Phytosanitary Regulation for Minor Crops in Brazil

“The low availability of active ingredients for minor crops comes from the lack of interest of the pesticide industry in registering products for these crops…”

Elisangeles Souza is a technical advisor for FAEP/SENAR-PR (National Service of Rural Learning), technical coordinator of the Brazilian Minor Crops Committee, with a degree in agronomy from the Federal University of the State of Paraná, and a specialist in production engineering with an emphasis on rural and agro-industrial management from the Federal University of the State of Santa Catarina.

Internationally, agricultural crops with low phytosanitary support, for which there is a lack or a reduced number of registered pesticides, are known as “Minor Crops” or “Minor Uses”. In Brazil, for legal purposes, these crops have been defined as CSFI – “Culturas com Suporte Fitossanitário Insuficiente” [Crops with Insufficient Phytosanitary Support].

The sectors involved in the production of fruits and vegetables, and even some grains, are acutely aware of the problem caused by the lack of pesticides. This lack often leads to irregular use and makes it difficult for agronomists to do their jobs, as they are unable to legally prescribe an unregistered pesticide.

The low availability of active ingredients for minor crops is due to a lack of interest on the part of the pesticide industry in registering products for these crops, due to the reduced planting area when compared to ​soybean, corn, and other major crops, in addition to the issue of high associated costs. For each crop to be included in the pesticide recommendations, studies must be performed to define the Maximum Residue Level (MRL), together with other procedures that require significant financial resources. In view of these difficulties and with the aim of promoting the safe and regulated use of pesticides, in 2014 the Joint Normative Instruction (INC) No. 1 was published with the co-participation of the Ministry of Agriculture of Brazil, Brazilian Health Regulatory Agency (Anvisa) and the Brazilian Institute of Environment and Renewable Natural Resources (Ibama).

The purpose of the regulation is to encourage the pesticide registration for small-scale crops by simplifying the stages of the registration process. The presentation of a technical report now meets the requirements for agronomic efficiency studies, and the organization of crops is now done into groups and subgroups for Maximum Residue Level (MRL) studies to be carried out for the crop representing the subgroup and extrapolated to other minor crops in that subgroup. This procedure contributes to a greater agility in the registration process, legalizing products for crop management and contributing to the safety of farmers, as well as food and the environment.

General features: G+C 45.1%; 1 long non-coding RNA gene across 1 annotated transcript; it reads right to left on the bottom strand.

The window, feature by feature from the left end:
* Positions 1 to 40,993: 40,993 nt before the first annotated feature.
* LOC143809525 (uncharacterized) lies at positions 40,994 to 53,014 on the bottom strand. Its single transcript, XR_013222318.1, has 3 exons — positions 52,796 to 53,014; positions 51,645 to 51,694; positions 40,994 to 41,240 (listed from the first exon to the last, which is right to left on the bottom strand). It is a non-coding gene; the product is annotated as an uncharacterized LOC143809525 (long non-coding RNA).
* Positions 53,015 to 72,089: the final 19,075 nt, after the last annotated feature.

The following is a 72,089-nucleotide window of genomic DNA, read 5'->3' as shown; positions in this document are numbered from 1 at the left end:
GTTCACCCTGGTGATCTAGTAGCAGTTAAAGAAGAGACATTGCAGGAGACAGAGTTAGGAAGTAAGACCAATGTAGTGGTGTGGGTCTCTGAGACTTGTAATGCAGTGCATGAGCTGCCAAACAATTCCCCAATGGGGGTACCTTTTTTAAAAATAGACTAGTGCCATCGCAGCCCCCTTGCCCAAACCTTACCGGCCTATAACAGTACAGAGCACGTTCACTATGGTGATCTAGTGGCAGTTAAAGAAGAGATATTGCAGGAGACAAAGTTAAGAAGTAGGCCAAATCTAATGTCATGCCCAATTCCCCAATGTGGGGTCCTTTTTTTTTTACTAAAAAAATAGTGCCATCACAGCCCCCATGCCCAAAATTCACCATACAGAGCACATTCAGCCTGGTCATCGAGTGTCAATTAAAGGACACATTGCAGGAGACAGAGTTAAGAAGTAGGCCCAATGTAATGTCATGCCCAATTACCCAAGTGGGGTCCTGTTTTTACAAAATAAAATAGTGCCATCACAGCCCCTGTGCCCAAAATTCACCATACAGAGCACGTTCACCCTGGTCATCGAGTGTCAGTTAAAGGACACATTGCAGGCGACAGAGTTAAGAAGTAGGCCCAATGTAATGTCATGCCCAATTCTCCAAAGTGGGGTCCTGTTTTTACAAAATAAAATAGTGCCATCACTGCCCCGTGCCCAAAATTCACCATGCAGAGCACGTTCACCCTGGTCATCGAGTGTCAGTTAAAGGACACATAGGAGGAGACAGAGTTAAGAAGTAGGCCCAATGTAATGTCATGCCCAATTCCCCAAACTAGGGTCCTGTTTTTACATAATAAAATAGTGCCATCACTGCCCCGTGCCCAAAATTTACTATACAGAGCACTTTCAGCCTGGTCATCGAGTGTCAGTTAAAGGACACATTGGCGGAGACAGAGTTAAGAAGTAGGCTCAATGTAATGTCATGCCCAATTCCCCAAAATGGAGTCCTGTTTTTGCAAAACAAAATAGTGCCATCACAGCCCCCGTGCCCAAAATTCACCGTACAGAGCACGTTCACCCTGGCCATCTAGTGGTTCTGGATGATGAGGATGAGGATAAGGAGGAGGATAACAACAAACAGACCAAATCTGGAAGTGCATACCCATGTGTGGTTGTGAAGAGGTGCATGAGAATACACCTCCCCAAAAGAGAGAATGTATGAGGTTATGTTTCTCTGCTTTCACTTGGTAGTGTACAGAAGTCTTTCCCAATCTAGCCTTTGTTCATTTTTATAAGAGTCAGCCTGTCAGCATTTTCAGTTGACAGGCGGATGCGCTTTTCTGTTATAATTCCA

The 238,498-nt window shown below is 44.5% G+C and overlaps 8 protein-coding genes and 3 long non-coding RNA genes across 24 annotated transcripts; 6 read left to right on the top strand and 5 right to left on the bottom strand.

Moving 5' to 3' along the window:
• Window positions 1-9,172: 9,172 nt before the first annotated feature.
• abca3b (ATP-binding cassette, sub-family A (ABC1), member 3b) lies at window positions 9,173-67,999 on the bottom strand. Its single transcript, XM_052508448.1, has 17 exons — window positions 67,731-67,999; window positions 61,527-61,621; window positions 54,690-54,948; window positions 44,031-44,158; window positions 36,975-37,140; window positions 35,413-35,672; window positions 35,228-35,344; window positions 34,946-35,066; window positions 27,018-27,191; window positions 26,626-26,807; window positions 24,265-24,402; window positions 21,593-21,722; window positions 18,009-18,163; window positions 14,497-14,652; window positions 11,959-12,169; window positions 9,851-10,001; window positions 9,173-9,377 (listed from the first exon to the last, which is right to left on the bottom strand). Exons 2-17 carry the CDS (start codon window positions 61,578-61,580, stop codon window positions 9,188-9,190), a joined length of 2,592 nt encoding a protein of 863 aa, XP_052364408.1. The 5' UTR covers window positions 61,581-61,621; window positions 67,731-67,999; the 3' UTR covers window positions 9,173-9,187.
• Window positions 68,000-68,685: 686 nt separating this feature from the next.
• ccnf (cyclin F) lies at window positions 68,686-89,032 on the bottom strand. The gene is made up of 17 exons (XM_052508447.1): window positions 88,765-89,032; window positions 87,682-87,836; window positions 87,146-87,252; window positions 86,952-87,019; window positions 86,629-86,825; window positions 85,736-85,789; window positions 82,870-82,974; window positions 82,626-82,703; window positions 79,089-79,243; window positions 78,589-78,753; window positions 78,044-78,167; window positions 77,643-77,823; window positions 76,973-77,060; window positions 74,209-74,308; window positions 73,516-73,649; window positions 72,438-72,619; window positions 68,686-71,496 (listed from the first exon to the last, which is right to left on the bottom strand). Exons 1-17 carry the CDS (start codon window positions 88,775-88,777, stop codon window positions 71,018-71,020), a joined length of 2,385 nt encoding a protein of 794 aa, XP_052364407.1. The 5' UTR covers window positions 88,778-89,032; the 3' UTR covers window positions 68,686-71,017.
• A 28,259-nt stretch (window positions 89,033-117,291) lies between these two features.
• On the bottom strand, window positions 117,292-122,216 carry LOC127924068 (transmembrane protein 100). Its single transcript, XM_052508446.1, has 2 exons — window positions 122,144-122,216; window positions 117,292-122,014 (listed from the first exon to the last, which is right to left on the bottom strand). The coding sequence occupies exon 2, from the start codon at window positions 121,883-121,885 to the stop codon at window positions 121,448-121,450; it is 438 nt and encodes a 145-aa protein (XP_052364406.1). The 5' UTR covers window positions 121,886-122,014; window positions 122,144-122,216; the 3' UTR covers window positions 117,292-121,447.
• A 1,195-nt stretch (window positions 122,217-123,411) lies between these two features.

The inclusion of crops as minor crops may be requested by research or rural extension institutions, associations and cooperatives of farmers, and industries. This request must be formalized to the Ministry of Agriculture, which will forward it for evaluation by the other agencies involved, within the scope of their competences. The request for registration of the pesticide product may only be submitted by the industry.

It is important to highlight that the demand for pesticides registered for crops with low phytosanitary support is not exclusive to Brazilian agriculture, since countries such as the USA, Canada, Australia and Japan have been discussing alternatives for registering active ingredients for these crops for years, with standards similar to those applied in Brazil.

In 2018, with the aim of discussing strategies for identifying phytosanitary demands and contributing to the development of agriculture with quality and safety for consumers, the Brazilian Minor Crops Committee was created, a Task Force with national scope led by the productive sector, which integrates institutions representing research, industry (agrochemicals and biological products), government, pesticide dealers, etc.

The participation of interested players and the publication of INC No. 1/2014 brought the possibility of progress, but it also brought challenges due to the large volume of demands and the diversity of crops in need of pesticides. To face these challenges, the Minor Crops Committees were created, composed of farmers, technicians and researchers. These committees aim to analyze the current situation of phytosanitary support, identify the obstacles that still hinder the management and control of pests in the minor crops of interest, and indicate possible active ingredients and biological agents to solve the bottlenecks identified.

Another important challenge is the consolidation of integration between farmers, technicians, government, researchers, resellers, retailers and industry. This integration aims to identify demands according to the reality of the field, speed up registration, and provide more options for tools for managing minor crops. This will contribute to the production of safe food, allowing agricultural engineers to recommend pesticides to farmers with the guarantee that these products have been analyzed and approved by the Ministry of Agriculture, Anvisa and Ibama.

One aspect worth highlighting is that the standard has brought the benefit of greater involvement of production chains in the search for solutions to the problem. In the 10 years since its publication, approximately 464 products formulated by extrapolation of MRL have been registered, following the procedures of INC No. 1/2014, benefiting more than 100 crops.



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